- Action Lead: When hard decisions must be made, this person calls them. They also need to have a sense of the total action, its possible ramifications, and be a very good problem solver who is in touch with his/her team throughout the action.

      -Police Liaison: We have found that, in most cases, informing the police about the action and offering them a contact person is very helpful. 

      -Peace Keepers: These are the problem solvers and need to be grounded in spirit and mind, and good at inspiring peace and solving problems.  For instance a woman is yelling, disruptively, at the speakers, during a rally. A Peace Keeper might sidle up to her and simply begin a non threatening conversation to refocus her energy and try to understand why she is yelling.

      -Legal Observers: Bring your phone or camera.

      -Marshalls: Usually wearing Day-Glo vests for visibility. They make sure the walking path is kept to, cars are stopped when the group is crossing the street, maintain the groups permitted meeting space by creating an outer perimeter. Carry extra food and drink for those who might need it. Also, participants will ask Marshalls questions about the action since they are the most visible representative of the organizing group. Make sure they know all basic information about the action.

      -Press Spokesperson

      -Song Leaders (if appropriate)

      -Tech leaders to make sure there is adequate sounds amplification

      -Rally Host 

      -Rally Speakers/Presenters (mix it up with artists and activities)

      -Clean-up (never leave your community in a mess!)


  1. Create a lively invitation/flyer for the broader community and allies and send it out far and near. See our graphic design guide here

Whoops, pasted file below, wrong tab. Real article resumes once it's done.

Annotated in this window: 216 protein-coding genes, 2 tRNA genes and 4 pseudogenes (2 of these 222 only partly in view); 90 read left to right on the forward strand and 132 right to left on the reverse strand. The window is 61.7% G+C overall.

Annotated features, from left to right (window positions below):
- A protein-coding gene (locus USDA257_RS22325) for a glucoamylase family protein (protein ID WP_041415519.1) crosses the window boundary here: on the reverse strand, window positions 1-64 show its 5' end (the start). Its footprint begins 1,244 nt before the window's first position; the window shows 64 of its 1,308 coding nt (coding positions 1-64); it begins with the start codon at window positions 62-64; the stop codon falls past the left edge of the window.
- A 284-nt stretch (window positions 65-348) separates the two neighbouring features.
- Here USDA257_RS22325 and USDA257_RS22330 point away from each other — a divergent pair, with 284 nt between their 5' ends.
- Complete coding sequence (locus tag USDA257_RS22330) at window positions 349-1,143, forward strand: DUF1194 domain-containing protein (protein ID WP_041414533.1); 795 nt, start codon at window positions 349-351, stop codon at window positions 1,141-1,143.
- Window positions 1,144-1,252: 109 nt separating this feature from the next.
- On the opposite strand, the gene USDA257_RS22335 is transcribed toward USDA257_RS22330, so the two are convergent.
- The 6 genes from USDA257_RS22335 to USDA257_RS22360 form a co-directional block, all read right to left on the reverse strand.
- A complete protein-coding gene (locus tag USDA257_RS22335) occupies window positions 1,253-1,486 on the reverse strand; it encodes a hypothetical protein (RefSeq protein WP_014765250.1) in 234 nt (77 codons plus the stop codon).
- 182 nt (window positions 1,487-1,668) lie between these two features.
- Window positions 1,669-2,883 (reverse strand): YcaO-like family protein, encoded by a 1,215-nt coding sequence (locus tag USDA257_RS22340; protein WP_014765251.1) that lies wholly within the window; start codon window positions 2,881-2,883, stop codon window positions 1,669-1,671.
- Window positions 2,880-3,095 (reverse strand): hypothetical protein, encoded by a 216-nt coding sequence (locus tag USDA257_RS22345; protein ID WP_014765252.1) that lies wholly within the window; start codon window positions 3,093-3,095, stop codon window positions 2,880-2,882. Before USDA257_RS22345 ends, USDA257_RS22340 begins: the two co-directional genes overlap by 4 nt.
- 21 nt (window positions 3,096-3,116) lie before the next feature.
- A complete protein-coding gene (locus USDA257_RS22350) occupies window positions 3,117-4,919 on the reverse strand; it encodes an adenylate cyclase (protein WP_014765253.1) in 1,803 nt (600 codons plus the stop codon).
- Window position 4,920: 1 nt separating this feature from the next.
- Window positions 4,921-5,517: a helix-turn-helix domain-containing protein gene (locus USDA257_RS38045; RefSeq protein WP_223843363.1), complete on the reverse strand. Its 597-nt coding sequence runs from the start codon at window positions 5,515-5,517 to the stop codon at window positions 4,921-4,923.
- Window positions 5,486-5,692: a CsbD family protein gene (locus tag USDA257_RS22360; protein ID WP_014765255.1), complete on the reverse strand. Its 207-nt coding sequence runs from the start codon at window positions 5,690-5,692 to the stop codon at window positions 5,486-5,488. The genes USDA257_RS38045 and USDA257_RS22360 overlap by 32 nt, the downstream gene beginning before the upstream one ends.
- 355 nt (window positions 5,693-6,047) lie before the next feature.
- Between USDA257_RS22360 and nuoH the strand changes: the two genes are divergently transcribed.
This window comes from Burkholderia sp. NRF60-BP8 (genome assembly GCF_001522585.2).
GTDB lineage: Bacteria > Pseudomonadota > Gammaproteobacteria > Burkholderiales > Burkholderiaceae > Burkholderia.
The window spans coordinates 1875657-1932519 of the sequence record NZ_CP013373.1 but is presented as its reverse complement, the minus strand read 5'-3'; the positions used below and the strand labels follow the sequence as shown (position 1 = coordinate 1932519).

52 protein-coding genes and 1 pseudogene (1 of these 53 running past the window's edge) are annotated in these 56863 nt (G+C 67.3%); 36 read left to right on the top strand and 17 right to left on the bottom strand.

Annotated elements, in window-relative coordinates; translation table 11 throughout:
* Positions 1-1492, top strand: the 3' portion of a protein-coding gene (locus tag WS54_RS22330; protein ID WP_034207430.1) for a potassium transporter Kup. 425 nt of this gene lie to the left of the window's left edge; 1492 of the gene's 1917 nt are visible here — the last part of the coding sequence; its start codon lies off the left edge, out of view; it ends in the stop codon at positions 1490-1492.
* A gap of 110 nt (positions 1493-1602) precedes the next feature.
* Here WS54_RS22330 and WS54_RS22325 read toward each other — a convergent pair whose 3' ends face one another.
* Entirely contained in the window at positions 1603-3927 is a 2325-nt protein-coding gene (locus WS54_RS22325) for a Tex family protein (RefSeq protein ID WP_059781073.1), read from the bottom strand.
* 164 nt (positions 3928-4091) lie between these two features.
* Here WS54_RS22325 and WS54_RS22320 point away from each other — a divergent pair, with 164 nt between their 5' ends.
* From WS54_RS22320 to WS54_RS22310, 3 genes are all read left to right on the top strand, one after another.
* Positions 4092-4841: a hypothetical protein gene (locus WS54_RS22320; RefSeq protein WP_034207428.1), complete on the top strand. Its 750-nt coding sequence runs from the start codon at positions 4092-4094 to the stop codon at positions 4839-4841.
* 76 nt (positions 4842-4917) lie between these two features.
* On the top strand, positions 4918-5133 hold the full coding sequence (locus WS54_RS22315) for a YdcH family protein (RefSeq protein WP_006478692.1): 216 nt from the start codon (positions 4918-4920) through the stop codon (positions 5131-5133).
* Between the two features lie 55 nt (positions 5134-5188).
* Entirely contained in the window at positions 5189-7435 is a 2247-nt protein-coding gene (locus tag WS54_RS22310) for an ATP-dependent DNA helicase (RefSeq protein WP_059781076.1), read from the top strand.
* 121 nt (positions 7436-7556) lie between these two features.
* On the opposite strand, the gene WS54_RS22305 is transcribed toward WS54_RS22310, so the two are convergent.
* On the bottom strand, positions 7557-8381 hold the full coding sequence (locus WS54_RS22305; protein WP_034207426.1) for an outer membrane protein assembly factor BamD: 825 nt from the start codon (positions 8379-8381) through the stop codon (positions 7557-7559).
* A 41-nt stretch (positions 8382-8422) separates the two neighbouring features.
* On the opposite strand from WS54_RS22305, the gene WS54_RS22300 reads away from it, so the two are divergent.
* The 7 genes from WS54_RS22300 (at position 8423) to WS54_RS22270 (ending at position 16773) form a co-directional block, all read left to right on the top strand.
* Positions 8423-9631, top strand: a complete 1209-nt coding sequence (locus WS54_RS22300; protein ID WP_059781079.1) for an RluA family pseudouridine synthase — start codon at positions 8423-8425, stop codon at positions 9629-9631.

2. Create clear, consistent verbiage and images for social media.
  3. A Back-Up Plan  

What do you do if a major speaker does not show up, or the microphone dies?  What do you do if a large group of violent counter protesters show up?  What do you do if the weather turns towards conditions that will no longer allow you to gather outside? 

Never Waste A Crowd.

Are there petitions or information about other events/actions that could be disseminated?  Can you gather contact information from folks?


This can be done via a questionnaire you send out or at your next public gathering.  Did the action achieve its objective?  What might you shift or change next time?  How can you build on this effort?  The smaller planning team should do this as well among themselves.



Call-In Day: Get dozens or hundreds of people to call a target (like a legislator or an elected official) on the same day. 

Who: Best if done with large numbers of people (from a few dozen to thousands). For elected officials, it’s much more effective if the calls come from their constituents. 

How: Consider organizing a local call-in day to put pressure on your local elected officials, as needed.